Tuesday, April 11, 2017

Serving The Faithful

The Pastoral Orientation Centre, at Kochi, has celebrated its golden jubilee recently. A look at its activities

Photos: Staff and visitors at the Pastoral Orientation Centre, Kochi; the inside of the chapel. Photos by Albin Mathew 

By Shevlin Sebastian

On a recent morning, at his office at the Pastoral Orientation Centre (POC) at Palarivattom, Kochi, director Fr. Varghese Vallikkatt received a visitor.

His name was George James (name changed). In his early thirties, George was out on bail, after spending five years on a murder charge.

“George told me that he had been falsely accused,” says Fr. Varghese. “Now the woman who said she was a witness to the murder has recanted her statement during the ongoing trial. There is a good chance that he will be set free.”

George said that he had become more spiritual in prison. After speaking for a little while George left. “Many people who come to the POC feel a sense of peace,” says Fr. Varghese.

The POC has been in the news because it celebrated its golden jubilee recently. The centre houses the representatives of the three main churches of the Catholic community, namely the Syro-Malankara, the Syro-Malabar and Latin rites. In Kerala, the Catholics comprise about 55 lakh people. “The POC has an important mission of bringing all the churches together,” says Mar Cardinal George Alencherry. Incidentally, it is also the secretariat of the Kerala Catholic Bishops' Council.

The idea to set up the Centre came following the second Vatican Council (1962-65), which propagated the idea of the universal church being a community of individual local churches. And the Palarivattom POC got a big push by the late Cardinal Joseph Parecatill who was an ardent supporter of the Indianisation of the church.

At the centre, there are 21 Commissions, comprising priests and lay people, which look after subjects like justice, peace, development, education, family, bible, and the media. Apart from that, regular seminars and conferences take place.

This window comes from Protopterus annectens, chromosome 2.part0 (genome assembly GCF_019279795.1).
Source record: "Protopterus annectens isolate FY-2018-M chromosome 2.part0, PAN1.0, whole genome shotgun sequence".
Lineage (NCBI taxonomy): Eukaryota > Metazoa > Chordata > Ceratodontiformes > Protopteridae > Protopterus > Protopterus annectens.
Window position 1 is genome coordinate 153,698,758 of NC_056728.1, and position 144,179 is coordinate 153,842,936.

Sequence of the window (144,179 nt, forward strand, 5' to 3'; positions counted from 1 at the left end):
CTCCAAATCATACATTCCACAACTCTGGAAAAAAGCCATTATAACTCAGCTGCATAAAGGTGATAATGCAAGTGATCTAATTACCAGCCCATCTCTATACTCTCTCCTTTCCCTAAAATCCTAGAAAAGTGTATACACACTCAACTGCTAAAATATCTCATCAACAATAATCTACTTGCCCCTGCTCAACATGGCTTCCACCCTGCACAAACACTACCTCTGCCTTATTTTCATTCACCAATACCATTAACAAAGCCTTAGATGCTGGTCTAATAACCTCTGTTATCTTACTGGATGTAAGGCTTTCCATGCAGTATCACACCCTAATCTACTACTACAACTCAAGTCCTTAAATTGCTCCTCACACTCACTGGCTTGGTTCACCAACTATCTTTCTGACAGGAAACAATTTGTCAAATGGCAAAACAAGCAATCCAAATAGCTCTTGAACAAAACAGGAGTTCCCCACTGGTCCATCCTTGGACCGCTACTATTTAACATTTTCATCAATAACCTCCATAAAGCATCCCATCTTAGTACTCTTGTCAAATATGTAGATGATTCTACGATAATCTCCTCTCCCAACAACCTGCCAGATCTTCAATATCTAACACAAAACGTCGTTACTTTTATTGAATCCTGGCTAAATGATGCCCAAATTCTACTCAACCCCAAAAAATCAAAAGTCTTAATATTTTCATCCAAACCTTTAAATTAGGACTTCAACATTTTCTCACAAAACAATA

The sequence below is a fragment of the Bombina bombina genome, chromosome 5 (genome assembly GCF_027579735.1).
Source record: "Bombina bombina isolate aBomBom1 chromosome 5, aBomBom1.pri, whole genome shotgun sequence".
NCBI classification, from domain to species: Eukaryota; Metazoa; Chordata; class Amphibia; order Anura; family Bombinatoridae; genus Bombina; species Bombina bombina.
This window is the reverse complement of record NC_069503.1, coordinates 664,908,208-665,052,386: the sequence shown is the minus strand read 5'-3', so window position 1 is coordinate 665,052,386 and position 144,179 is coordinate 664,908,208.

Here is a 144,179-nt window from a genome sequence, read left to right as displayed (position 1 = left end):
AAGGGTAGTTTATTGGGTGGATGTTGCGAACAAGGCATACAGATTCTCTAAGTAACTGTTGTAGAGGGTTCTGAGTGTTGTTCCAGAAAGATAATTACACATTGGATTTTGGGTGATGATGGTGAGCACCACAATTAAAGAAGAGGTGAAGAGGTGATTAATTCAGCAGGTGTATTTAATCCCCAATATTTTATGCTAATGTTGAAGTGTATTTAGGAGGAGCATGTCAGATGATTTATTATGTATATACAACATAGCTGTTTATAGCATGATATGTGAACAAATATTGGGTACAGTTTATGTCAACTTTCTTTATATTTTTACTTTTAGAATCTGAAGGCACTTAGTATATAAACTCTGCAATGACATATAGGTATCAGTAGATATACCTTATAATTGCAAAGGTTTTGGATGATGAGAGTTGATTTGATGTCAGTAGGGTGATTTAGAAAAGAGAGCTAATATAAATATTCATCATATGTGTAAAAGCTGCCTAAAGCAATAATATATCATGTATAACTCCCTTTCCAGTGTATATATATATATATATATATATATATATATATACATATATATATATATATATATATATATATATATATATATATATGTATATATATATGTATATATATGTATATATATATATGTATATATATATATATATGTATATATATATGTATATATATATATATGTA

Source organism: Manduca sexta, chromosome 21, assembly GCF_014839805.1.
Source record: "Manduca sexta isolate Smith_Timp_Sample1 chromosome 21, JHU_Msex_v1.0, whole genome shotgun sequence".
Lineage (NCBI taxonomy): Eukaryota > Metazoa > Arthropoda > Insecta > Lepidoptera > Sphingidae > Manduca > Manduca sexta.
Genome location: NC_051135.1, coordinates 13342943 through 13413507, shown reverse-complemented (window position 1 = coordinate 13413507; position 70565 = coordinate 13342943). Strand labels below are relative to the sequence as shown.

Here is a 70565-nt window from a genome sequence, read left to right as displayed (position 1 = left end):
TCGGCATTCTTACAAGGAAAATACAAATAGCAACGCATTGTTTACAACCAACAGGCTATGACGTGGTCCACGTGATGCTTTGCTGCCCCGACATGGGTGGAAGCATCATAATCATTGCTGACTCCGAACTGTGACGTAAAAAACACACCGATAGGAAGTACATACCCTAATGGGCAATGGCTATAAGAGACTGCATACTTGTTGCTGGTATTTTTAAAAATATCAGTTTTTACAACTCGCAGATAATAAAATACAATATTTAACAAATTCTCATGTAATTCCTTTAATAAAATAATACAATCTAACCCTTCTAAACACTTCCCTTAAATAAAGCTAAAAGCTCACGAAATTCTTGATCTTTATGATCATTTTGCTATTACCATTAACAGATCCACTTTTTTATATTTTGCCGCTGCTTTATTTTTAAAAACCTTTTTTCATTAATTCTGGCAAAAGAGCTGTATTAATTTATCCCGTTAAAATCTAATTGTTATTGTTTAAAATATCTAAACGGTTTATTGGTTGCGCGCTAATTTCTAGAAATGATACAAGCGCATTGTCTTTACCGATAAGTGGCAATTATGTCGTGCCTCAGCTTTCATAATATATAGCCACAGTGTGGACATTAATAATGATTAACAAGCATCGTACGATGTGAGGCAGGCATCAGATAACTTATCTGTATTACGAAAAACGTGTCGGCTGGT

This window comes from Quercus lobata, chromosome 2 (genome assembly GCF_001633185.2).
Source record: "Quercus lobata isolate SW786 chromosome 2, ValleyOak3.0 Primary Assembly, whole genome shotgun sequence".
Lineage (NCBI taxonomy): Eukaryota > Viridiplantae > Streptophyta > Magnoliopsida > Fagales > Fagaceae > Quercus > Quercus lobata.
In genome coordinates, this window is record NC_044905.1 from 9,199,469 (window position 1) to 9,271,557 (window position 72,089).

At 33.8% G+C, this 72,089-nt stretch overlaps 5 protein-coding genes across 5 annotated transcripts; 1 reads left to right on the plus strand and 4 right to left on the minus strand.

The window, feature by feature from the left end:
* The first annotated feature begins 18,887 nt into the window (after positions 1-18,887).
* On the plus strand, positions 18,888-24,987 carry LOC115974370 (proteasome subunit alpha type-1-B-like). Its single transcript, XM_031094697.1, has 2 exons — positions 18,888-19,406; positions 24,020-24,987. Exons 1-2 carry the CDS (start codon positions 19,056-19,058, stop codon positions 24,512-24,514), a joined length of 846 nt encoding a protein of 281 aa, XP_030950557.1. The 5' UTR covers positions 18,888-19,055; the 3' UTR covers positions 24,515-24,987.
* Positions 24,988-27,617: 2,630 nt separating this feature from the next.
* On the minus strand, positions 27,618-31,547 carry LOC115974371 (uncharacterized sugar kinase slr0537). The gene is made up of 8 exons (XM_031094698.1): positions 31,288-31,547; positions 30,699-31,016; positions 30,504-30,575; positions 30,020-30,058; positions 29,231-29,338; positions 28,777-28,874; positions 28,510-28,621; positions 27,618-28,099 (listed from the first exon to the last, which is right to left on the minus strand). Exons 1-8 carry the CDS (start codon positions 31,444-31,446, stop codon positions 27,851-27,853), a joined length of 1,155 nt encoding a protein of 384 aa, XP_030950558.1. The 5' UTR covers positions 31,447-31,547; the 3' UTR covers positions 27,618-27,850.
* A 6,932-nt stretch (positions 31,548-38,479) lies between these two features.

“We discuss matters connected with our faith and the relationship with the larger society,” says Fr. Varghese. “What should be our contribution? And what should be our mission at this particular time?”

Sometimes, there are soul-searching discussions. “There have been recurring criticism about our work in education and health care, and of our institutions becoming commercialised and competing with others,” says Fr. Varghese. “We had a lot of discussions about our role. And we came to to the conclusion that all educational and health-care institutions should be part of our mission, where we should serve the poorest of the poor.”

Following the arrest of Fr Robin Vaddakumchiryil, the vicar of the St Sebastian church at Kottiyoor, on sexual abuse charges, there were deliberations on how to ensure a safe environment for minors and vulnerable adults.

The POC is a good place to have talks thanks to its campus spread over four-and-a-half acres. There is a main administrative block, a chapel, a residential building for visiting Bishops and priests, a canteen, and a block for the womenfolk.

Interestingly, at the back, the priests are growing tomatoes, small gourds, cabbage, cauliflower and bananas. A gaggle of geese, turkeys and ducks can be seen, apart from hens, an emu and a Doberman. At one side, the POC and the Vediyoor Madom Temple share a wall, while on another, it is with the Madavana Panchamoorthi Temple.

Asked whether the increasing siege on minorities is a source of worry, Fr. Varghese says, “It is a challenging and difficult time, especially in North India. We are a peace-loving people, who have contributed much more to society than the size of our population. But we value as much the union and the solidarity with other communities.” 

(The New Indian Express, Kochi) 

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